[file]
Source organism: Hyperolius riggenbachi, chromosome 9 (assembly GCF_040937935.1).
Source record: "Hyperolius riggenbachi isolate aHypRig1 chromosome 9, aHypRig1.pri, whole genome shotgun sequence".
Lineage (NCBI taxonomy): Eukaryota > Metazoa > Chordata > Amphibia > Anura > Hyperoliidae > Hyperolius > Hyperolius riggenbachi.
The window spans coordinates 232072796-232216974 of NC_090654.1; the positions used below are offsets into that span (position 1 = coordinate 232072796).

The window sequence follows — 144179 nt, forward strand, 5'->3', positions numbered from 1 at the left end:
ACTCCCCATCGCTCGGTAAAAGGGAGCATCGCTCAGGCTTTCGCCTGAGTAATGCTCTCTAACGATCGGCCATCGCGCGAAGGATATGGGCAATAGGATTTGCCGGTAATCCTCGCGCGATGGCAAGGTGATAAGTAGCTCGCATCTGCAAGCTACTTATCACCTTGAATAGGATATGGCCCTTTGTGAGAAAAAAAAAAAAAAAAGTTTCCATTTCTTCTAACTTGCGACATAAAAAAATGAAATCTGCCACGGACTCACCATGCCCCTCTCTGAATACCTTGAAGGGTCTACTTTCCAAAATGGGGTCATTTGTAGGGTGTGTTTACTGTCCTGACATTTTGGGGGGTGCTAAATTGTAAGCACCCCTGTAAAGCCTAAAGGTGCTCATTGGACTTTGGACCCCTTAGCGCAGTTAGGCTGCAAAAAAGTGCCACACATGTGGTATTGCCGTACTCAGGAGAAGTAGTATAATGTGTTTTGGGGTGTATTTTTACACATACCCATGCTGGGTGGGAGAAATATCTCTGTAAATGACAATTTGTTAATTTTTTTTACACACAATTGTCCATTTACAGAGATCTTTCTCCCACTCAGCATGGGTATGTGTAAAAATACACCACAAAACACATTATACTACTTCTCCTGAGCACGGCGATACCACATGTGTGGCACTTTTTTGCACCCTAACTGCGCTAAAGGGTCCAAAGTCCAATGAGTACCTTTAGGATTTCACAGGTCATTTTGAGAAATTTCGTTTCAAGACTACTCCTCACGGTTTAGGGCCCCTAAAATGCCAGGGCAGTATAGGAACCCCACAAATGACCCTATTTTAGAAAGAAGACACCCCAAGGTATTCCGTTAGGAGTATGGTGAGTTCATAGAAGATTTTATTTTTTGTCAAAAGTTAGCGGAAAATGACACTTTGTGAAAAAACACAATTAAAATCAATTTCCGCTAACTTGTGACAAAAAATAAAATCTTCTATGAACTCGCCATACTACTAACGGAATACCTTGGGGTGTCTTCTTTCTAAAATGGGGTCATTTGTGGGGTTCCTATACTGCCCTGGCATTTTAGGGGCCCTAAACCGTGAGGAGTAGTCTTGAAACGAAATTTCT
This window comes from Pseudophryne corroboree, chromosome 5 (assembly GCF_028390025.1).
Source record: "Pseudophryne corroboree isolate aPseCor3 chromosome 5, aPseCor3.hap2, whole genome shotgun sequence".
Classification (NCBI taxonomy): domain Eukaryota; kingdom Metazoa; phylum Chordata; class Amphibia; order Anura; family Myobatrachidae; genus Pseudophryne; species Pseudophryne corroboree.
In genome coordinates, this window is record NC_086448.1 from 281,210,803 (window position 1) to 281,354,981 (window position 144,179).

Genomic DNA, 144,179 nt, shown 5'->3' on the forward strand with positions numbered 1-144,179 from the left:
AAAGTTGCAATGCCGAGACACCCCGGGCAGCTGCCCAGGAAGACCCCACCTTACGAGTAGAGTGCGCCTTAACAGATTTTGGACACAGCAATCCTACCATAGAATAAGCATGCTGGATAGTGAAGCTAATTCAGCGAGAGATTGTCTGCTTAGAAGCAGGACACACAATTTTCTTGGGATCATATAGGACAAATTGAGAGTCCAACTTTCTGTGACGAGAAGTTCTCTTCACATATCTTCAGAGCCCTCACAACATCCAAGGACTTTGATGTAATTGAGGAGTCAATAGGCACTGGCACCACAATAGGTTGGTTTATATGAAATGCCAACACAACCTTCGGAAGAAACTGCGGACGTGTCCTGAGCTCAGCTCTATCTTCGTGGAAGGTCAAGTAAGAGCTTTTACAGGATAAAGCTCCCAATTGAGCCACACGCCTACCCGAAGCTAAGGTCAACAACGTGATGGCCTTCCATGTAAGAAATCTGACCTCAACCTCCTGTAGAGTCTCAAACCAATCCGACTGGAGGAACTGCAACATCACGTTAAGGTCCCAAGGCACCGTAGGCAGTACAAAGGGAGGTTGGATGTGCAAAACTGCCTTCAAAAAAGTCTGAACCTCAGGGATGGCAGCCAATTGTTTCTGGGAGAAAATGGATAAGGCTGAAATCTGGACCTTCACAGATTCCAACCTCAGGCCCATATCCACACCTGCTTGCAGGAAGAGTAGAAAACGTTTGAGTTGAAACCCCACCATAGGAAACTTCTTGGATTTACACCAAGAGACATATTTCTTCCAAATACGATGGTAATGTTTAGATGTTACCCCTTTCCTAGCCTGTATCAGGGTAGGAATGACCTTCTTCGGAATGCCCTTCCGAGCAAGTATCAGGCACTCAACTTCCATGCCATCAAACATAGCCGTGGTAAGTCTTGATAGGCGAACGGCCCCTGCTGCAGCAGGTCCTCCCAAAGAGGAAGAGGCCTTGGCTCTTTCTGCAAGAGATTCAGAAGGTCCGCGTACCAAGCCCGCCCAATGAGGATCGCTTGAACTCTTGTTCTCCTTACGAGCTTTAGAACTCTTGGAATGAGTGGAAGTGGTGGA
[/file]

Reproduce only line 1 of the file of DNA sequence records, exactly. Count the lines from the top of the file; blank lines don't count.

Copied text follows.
Source organism: Hyperolius riggenbachi, chromosome 9 (assembly GCF_040937935.1).